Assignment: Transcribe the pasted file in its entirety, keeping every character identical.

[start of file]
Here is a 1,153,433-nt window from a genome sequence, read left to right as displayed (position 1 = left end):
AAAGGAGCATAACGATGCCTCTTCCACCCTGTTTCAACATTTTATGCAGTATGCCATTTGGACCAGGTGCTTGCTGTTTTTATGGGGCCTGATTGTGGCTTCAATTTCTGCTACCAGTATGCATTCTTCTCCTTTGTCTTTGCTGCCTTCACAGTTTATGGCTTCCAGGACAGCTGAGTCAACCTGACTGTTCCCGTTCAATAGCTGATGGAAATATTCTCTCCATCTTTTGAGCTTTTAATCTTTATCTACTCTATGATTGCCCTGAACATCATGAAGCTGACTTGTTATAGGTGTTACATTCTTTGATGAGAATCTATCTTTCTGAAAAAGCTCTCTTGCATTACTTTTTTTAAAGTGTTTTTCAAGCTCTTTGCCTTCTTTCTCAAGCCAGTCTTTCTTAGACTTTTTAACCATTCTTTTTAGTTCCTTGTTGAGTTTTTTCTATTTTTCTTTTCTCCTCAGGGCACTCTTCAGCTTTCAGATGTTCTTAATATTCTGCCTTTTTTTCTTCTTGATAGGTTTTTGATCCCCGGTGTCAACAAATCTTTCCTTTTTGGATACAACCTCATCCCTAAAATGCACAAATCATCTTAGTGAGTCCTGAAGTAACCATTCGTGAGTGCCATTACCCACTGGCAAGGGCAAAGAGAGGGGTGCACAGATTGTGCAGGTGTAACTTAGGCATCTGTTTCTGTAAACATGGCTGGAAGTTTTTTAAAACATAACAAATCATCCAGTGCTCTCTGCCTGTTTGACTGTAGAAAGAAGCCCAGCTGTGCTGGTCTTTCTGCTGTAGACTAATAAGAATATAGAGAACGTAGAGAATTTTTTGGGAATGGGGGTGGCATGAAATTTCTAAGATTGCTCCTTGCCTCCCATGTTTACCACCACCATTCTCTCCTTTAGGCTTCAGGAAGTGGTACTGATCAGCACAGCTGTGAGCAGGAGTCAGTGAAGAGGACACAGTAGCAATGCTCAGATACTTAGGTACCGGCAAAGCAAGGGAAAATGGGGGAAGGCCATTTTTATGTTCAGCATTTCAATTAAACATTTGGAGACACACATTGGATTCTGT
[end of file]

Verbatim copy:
Here is a 1,153,433-nt window from a genome sequence, read left to right as displayed (position 1 = left end):
AAAGGAGCATAACGATGCCTCTTCCACCCTGTTTCAACATTTTATGCAGTATGCCATTTGGACCAGGTGCTTGCTGTTTTTATGGGGCCTGATTGTGGCTTCAATTTCTGCTACCAGTATGCATTCTTCTCCTTTGTCTTTGCTGCCTTCACAGTTTATGGCTTCCAGGACAGCTGAGTCAACCTGACTGTTCCCGTTCAATAGCTGATGGAAATATTCTCTCCATCTTTTGAGCTTTTAATCTTTATCTACTCTATGATTGCCCTGAACATCATGAAGCTGACTTGTTATAGGTGTTACATTCTTTGATGAGAATCTATCTTTCTGAAAAAGCTCTCTTGCATTACTTTTTTTAAAGTGTTTTTCAAGCTCTTTGCCTTCTTTCTCAAGCCAGTCTTTCTTAGACTTTTTAACCATTCTTTTTAGTTCCTTGTTGAGTTTTTTCTATTTTTCTTTTCTCCTCAGGGCACTCTTCAGCTTTCAGATGTTCTTAATATTCTGCCTTTTTTTCTTCTTGATAGGTTTTTGATCCCCGGTGTCAACAAATCTTTCCTTTTTGGATACAACCTCATCCCTAAAATGCACAAATCATCTTAGTGAGTCCTGAAGTAACCATTCGTGAGTGCCATTACCCACTGGCAAGGGCAAAGAGAGGGGTGCACAGATTGTGCAGGTGTAACTTAGGCATCTGTTTCTGTAAACATGGCTGGAAGTTTTTTAAAACATAACAAATCATCCAGTGCTCTCTGCCTGTTTGACTGTAGAAAGAAGCCCAGCTGTGCTGGTCTTTCTGCTGTAGACTAATAAGAATATAGAGAACGTAGAGAATTTTTTGGGAATGGGGGTGGCATGAAATTTCTAAGATTGCTCCTTGCCTCCCATGTTTACCACCACCATTCTCTCCTTTAGGCTTCAGGAAGTGGTACTGATCAGCACAGCTGTGAGCAGGAGTCAGTGAAGAGGACACAGTAGCAATGCTCAGATACTTAGGTACCGGCAAAGCAAGGGAAAATGGGGGAAGGCCATTTTTATGTTCAGCATTTCAATTAAACATTTGGAGACACACATTGGATTCTGT